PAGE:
The rise of the Tea Party movement has been one of the biggest political stories of the year. Now a new study shows the strong relationships between Tea Party members and Christian conservatives.
The Tea Party movement is often heard to be about all protesting taxes and big government.
"There's a lot of us who have a dream now, and the dream is that government get off our backs," said Dallas Woodhouse, the North Carolina state director for Americans For Prosperity.
"The government has gotten far too big for far too long," said Dave Smith, a spokesman for Americans For Prosperity
"Faith, hope and love are not dead in America," said Dr. Alveda King, Dr. Martin Luther King, Jr.'s niece. "Hallelujah! We still trust in God."
However, new research shows there's a strong overlap between Tea Party members and Christian conservatives. Dr. Robert Jones, chief executive officer of the Public Religion Research Institute, led this study.
"We found that nearly half, 47 percent, of those who say they consider themselves a part of the Tea Party movement also say they consider themselves part of the conservative Christian movement," Jones said.
And some fiscal issues are issues of conscience as well. For instance, Penny Nance, chief executive officer of the pro-family group Concerned Women for America, pointed out the huge federal debt is as much a moral offense as a fiscal problem.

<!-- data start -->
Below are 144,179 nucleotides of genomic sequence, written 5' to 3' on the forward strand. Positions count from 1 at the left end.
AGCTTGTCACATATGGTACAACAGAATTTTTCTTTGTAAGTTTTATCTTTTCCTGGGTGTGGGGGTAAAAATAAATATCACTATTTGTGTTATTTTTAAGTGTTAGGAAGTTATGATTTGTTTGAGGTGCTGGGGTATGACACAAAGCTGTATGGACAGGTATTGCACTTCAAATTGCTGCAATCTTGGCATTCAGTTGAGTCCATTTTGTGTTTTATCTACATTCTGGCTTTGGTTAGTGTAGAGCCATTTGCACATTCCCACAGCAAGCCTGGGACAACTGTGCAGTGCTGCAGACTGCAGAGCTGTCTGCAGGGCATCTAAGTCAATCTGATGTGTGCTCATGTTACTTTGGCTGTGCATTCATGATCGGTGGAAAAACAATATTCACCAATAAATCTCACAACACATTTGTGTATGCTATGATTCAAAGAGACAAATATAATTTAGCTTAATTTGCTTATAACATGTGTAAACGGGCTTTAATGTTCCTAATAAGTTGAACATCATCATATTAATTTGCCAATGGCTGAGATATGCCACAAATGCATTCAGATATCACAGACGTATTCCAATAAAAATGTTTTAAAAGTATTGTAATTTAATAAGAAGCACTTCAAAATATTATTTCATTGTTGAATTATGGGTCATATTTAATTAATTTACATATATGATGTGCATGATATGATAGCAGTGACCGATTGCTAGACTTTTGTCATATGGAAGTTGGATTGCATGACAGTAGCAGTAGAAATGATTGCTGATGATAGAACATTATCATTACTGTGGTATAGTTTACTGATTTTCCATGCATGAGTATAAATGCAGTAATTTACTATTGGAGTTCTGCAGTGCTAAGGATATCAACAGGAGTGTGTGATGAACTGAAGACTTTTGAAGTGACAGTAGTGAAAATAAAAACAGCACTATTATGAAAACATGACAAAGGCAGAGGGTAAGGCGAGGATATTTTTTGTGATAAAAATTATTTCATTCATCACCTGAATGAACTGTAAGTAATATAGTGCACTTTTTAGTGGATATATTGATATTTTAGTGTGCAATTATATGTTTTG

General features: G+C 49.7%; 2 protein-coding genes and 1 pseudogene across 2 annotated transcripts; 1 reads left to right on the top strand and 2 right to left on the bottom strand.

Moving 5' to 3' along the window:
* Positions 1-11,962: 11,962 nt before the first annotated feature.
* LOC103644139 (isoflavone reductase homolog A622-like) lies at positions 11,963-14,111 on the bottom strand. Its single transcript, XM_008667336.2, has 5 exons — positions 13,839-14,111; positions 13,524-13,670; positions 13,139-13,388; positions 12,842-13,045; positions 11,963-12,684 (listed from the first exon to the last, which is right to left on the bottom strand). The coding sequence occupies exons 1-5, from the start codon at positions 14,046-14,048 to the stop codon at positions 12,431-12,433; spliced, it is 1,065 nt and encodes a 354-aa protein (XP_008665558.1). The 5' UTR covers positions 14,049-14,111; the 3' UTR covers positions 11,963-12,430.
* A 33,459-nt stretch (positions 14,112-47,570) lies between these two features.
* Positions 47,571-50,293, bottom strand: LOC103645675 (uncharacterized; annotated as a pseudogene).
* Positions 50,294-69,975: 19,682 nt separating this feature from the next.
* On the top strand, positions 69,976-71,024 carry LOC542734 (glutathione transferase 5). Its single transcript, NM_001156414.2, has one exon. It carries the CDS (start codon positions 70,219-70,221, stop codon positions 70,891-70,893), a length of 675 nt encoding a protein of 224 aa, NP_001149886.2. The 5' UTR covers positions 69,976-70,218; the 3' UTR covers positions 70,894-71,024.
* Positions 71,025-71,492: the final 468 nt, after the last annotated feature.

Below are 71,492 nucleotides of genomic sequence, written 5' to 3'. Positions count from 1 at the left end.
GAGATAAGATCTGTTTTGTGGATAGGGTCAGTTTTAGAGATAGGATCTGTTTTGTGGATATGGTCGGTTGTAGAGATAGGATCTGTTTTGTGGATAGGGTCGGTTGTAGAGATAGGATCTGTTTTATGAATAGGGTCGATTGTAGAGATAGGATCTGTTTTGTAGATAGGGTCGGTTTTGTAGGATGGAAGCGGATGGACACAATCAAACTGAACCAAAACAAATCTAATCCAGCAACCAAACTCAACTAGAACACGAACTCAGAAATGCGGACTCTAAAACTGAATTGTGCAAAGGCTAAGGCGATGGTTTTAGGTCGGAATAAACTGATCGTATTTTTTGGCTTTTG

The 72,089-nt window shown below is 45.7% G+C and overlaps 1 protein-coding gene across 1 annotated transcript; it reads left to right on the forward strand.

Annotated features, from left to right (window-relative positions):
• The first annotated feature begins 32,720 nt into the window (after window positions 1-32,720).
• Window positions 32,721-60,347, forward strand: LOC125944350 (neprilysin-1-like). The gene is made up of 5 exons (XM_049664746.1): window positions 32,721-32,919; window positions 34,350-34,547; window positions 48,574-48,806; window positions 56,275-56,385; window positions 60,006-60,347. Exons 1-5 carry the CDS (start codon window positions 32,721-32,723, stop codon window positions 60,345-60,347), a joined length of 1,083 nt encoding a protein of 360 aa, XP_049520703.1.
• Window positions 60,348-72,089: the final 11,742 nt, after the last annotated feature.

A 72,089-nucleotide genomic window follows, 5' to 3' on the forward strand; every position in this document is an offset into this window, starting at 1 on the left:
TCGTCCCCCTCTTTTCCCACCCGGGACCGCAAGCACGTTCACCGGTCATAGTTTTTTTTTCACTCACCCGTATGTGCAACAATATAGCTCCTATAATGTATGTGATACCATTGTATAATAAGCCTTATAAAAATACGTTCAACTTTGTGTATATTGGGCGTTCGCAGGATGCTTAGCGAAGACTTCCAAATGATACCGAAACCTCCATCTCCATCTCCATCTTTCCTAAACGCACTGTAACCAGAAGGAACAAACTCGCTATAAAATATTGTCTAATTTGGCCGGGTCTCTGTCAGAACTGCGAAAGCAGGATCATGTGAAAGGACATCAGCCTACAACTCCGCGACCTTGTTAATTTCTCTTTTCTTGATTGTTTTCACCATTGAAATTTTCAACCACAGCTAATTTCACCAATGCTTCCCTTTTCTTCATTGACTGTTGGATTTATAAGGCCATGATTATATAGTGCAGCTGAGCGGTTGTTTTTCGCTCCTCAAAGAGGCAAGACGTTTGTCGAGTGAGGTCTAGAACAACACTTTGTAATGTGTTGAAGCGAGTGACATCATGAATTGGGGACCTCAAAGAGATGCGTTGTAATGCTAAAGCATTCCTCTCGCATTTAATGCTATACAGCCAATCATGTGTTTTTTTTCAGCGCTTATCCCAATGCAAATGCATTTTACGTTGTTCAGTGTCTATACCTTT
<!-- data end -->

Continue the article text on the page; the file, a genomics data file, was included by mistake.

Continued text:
"The fact that we have $13 trillion of debt hanging over our children and grandchildren is absolutely fiscally irresponsible and immoral," she told CBN News.
Because of their dislike of intrusive government, the Tea Party is thought to be mostly made up of Libertarians, who usually share a "live and let live" philosophy on many social issues, but Jones disagrees.
"Among those who identify with the Tea Party, they're actually social conservatives and not social Libertarians," Jones said.
Yet, 63 percent of Tea Party members said abortion should be illegal in all or most cases, which is hardly a Libertarian viewpoint.
"Those people are well-rounded conservatives and they want to do something on the life issue as well," said Tom McClusky of the Family Research Council
Eight in 10 Tea Party members call themselves Christians and 57 percent of those label themselves conservative Christians. But for all the publicity the Tea Party gets as being a major dominating factor in today's politics, there is something important to remember:
- Just 11 percent of Americans see themselves as a part of the Tea Party movement.
- Twenty-two percent call themselves conservative Christians.
"It's likely that the Christian conservative movement may in fact influence the Tea Party movement more than the Tea Party movement influences the Christian conservative movement, because of their relative size differences," Jones said.
That fact suggests that the social issues so vital to so many Christians will not fade as crucial political issues.
*Originally aired on October 6, 2010.